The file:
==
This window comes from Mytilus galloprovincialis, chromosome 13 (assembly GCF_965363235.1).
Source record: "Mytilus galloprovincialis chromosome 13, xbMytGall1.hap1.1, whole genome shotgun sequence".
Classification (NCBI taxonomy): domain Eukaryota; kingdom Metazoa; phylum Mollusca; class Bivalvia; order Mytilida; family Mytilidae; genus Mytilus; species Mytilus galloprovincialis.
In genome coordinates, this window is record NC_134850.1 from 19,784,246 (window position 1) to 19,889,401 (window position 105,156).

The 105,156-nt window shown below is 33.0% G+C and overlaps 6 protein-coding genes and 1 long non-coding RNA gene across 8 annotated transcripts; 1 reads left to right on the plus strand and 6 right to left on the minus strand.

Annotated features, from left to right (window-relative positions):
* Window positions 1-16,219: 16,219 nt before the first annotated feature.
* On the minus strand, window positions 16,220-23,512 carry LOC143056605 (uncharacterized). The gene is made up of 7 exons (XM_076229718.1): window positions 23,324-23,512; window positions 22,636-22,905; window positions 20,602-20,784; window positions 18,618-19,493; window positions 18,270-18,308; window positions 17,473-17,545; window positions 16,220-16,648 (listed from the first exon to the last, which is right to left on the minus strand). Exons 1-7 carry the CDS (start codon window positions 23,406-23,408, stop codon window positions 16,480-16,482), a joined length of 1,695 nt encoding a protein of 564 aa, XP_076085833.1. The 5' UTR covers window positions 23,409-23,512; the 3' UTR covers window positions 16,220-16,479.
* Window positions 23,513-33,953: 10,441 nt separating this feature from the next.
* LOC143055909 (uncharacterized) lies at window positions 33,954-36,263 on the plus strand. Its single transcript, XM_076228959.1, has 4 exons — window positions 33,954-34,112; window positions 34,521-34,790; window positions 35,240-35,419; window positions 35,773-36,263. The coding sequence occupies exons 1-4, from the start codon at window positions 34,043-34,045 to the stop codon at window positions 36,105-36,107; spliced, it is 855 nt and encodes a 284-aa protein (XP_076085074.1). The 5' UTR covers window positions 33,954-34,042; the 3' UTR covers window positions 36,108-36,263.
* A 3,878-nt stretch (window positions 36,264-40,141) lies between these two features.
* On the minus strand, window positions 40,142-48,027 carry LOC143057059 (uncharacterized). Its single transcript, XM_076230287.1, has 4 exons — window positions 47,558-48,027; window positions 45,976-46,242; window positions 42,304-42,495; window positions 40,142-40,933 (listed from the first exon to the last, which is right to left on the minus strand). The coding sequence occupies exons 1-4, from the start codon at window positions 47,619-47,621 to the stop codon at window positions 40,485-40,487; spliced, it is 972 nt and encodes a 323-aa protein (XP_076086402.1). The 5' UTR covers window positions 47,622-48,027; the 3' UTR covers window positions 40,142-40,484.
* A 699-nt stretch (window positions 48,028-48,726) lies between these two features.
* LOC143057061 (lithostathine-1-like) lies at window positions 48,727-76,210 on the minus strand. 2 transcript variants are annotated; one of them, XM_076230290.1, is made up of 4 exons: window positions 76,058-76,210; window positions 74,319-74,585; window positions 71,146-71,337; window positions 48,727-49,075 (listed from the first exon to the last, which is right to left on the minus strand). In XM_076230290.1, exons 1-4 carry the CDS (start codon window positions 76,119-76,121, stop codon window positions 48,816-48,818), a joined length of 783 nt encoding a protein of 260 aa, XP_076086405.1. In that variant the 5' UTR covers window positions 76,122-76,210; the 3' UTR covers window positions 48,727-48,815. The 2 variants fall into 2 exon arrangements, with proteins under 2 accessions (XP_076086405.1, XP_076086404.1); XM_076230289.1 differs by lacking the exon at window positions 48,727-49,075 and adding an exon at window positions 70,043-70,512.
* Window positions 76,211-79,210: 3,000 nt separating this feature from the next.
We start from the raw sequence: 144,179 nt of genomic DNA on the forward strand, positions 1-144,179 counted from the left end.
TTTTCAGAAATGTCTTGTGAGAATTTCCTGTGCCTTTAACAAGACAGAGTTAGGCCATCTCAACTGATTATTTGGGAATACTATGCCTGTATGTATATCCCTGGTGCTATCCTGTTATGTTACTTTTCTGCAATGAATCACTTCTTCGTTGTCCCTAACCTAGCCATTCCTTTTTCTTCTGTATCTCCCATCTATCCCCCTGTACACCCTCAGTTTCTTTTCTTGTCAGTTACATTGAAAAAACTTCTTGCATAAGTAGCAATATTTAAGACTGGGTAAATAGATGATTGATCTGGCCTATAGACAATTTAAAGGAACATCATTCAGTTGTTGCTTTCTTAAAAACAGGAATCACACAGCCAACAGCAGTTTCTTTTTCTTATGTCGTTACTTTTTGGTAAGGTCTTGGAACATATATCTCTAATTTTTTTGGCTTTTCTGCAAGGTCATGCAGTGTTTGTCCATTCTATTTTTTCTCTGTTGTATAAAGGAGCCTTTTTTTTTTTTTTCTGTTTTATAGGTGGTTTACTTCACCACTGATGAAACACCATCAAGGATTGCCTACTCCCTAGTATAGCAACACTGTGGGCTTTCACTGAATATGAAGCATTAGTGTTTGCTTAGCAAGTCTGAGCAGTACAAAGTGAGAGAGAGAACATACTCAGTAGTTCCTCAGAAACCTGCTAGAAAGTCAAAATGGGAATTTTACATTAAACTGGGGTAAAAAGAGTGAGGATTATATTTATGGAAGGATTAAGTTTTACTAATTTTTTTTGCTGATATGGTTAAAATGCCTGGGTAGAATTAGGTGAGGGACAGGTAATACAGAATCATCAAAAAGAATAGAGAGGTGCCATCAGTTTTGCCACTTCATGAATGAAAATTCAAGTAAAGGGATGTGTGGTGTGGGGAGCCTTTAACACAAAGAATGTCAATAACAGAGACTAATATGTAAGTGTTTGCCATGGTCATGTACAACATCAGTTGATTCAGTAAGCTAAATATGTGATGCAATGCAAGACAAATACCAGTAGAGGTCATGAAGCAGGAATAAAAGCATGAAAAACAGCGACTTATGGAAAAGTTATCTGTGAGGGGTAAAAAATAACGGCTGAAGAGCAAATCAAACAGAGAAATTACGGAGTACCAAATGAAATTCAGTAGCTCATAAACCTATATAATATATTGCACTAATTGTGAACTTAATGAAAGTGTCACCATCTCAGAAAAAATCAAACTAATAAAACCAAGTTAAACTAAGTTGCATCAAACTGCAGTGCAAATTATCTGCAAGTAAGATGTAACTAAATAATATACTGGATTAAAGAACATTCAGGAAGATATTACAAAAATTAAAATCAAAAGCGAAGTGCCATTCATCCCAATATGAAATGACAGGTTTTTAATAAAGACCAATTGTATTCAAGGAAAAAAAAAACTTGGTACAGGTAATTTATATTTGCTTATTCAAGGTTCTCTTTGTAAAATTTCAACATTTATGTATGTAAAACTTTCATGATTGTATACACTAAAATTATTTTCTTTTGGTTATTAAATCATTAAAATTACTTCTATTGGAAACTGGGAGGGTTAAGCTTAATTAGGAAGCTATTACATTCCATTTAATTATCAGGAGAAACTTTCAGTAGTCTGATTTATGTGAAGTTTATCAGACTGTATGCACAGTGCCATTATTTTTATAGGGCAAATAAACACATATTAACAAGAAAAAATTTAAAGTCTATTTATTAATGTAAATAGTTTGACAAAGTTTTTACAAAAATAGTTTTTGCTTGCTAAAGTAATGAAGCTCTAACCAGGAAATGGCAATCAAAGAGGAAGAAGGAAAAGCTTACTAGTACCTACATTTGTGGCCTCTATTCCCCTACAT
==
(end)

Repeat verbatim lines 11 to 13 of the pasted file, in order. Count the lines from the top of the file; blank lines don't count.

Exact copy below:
* A 3,878-nt stretch (window positions 36,264-40,141) lies between these two features.
* On the minus strand, window positions 40,142-48,027 carry LOC143057059 (uncharacterized). Its single transcript, XM_076230287.1, has 4 exons — window positions 47,558-48,027; window positions 45,976-46,242; window positions 42,304-42,495; window positions 40,142-40,933 (listed from the first exon to the last, which is right to left on the minus strand). The coding sequence occupies exons 1-4, from the start codon at window positions 47,619-47,621 to the stop codon at window positions 40,485-40,487; spliced, it is 972 nt and encodes a 323-aa protein (XP_076086402.1). The 5' UTR covers window positions 47,622-48,027; the 3' UTR covers window positions 40,142-40,484.
* A 699-nt stretch (window positions 48,028-48,726) lies between these two features.